james debate
james debate

Saturday 7 November 2009

Developed by FreeStyleGames
Published by Activision
Genre Music/Rhythm
Platform Xbox 360, PS3, PS2, Wii
Release date(s) Out Now

It's an idea that has torn apart the music game community. Is it a logical next step in expanding the magic of guitar hero styled games to a new genre of music and a new fanbase? Or is it simply milking it? For better or for worse, DJ Hero is here, read on for the full low down.

dj hero

So here we have DJ Hero, a bit like guitar hero, but for the clubbing crowd. Let's explain how this thing works then. You have your plastic turntable (or your much better quality, but overpriced turntable if you get the renegade edition) which has a turntable with three buttons on it, a crossfader over to the left, and a turnable knob with an extra button next to it.

Let's begin with the turntable itself, which is after all the core of the gameplay mechanic. Forgetting the middle red button for a minute, the left (green) and right (blue) ones are your main buttons. Each of these corresponds to one of the two tracks that is being mixed in your song. You press the corresponding button in time with the notes on the screen just like in guitar hero, and when you see a long bar note for one particular colour you hold the button while "scratching" the turntable. Then in addition you will crossfade between the tracks when you see the corresponding track shit out to the left or right on the screen as appropriate. Simple then.

The red button plays samples. For the most part playing the red notes will play a sample that has been pre-chosen by whoever mixed the song you're playing, but occasionally you get a long red bar note, which is essentially a "freestyle" zone, in which you can play samples from your sample set (which you choose before the song, and can switch between different samples using the knob) in any pattern you see fit. It's an interesting idea, but in reality you have like 5 sample sets to choose from and they inevitably won't really go with whatever song you're playing.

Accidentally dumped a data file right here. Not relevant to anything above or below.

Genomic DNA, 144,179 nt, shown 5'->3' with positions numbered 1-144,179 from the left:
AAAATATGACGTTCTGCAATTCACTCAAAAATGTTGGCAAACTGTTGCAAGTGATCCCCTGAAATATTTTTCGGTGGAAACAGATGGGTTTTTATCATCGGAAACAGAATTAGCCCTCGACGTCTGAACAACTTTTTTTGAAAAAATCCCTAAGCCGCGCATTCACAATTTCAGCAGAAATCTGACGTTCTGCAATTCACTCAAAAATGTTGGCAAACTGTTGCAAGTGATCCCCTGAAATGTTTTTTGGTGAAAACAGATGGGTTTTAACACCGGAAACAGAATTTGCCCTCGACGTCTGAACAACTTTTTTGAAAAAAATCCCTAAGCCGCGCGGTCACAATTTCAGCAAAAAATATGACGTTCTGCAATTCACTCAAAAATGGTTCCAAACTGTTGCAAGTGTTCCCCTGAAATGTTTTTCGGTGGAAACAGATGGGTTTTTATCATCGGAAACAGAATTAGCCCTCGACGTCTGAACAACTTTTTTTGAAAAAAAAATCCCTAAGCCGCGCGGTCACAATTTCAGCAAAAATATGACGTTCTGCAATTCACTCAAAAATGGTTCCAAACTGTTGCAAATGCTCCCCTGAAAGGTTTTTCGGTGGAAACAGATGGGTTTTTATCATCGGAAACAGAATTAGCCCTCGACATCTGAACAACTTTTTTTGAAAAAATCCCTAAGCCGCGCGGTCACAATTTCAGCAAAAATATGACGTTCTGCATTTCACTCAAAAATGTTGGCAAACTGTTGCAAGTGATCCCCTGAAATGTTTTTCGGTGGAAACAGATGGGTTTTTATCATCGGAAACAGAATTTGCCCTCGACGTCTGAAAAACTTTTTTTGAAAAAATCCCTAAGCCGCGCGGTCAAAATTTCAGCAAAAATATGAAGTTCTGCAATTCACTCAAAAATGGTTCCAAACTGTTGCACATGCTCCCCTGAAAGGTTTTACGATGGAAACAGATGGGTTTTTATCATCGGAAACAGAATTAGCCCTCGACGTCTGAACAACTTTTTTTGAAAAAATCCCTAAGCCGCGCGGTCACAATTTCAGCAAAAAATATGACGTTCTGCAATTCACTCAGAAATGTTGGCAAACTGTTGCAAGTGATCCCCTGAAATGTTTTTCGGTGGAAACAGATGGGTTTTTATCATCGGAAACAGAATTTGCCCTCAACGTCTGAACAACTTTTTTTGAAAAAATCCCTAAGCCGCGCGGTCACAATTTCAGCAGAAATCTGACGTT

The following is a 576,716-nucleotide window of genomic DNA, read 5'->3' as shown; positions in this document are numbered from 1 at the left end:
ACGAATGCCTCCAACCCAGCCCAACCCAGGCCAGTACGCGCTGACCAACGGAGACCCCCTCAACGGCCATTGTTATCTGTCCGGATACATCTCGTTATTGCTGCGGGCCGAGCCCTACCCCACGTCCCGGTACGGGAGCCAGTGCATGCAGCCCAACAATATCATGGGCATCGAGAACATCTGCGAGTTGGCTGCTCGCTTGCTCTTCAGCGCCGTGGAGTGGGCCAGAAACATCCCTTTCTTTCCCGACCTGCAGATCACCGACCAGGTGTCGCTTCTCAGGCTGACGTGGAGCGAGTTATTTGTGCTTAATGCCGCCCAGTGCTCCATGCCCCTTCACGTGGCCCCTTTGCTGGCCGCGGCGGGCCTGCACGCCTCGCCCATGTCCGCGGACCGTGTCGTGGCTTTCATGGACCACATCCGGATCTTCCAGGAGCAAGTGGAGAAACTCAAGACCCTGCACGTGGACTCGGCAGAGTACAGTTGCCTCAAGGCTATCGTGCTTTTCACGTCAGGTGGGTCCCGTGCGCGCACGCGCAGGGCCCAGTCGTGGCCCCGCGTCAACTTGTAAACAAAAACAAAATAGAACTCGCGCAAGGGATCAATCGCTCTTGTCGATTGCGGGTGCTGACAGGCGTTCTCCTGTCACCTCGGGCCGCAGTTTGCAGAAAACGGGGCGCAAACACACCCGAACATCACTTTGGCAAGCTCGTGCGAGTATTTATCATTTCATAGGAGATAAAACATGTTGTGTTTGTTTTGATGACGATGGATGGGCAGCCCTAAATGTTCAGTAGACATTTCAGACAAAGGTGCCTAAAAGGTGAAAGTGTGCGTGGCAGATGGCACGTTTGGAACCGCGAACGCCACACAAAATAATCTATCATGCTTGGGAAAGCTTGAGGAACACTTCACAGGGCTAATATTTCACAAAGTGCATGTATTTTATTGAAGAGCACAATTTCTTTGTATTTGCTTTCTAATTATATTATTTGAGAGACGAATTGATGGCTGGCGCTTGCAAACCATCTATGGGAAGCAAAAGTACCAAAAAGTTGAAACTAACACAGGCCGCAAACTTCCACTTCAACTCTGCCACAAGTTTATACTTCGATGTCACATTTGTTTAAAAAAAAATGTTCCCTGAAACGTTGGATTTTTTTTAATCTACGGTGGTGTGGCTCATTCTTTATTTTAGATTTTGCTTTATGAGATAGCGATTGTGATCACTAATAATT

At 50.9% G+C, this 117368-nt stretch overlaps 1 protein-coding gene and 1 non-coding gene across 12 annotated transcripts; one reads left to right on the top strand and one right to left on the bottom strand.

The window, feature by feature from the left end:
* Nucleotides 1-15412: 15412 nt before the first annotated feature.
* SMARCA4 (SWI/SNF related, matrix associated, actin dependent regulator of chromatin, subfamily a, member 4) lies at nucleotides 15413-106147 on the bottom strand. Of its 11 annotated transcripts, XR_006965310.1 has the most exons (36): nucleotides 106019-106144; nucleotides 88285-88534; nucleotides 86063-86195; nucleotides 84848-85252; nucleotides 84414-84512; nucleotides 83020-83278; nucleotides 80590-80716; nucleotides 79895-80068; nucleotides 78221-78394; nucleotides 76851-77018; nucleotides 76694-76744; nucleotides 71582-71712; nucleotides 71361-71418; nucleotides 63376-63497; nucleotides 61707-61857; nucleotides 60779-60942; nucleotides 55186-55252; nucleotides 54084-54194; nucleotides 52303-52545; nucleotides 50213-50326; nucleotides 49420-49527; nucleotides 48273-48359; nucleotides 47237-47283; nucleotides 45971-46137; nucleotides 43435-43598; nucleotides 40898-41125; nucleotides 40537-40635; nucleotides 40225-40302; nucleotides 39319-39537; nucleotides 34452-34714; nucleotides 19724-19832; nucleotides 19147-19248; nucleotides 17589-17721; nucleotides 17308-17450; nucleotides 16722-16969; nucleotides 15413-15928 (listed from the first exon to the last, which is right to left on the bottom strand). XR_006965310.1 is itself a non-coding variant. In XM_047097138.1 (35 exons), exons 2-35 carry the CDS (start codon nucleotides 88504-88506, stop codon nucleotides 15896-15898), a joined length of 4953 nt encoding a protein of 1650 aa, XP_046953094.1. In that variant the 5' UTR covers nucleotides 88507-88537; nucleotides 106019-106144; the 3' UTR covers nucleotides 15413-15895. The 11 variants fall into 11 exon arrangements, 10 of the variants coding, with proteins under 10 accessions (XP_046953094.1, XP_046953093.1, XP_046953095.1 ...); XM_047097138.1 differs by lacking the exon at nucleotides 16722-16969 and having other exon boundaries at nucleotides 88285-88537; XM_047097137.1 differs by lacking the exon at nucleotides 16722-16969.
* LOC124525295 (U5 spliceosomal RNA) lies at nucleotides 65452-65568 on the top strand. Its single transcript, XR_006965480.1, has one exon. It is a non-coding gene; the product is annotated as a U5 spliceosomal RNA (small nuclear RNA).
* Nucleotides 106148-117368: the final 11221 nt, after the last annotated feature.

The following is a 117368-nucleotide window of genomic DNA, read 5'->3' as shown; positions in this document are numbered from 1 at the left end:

Meanwhile there is this turnable knob, which for most of the time will just allow you to select a sample to play during freestyle segments, but really what it's supposed to be is a low/high pass filter, but only actually works in designated segments of the song. The button next to this is how you trigger "euphoria" which is essentially the DJ Hero version of Guitar Hero's star power.

Great, so now you know how to play the game, but is it worth playing? Is it any good?

DJ Hero is a lot of fun for sure. The gameplay is addictive with a range of difficulty settings that run the gamut from absurdly piss easy to ridiculously anal and difficult, and the presentation is appropriately slick through out with lots of colour and flashing lights and (perhaps a bit too overdone) "attitude".

First of all, there is no failing on this game. Instead the game punishes you by forcing you to listen to how much you suck, and not being able to unlock more songs, DJs, decks, skins, etc, which you do by earning "stars" for beating songs. You continue in this fashion, playing through a series of set lists until you've unlocked everything, and of course there's the mandatory "custom set list" option.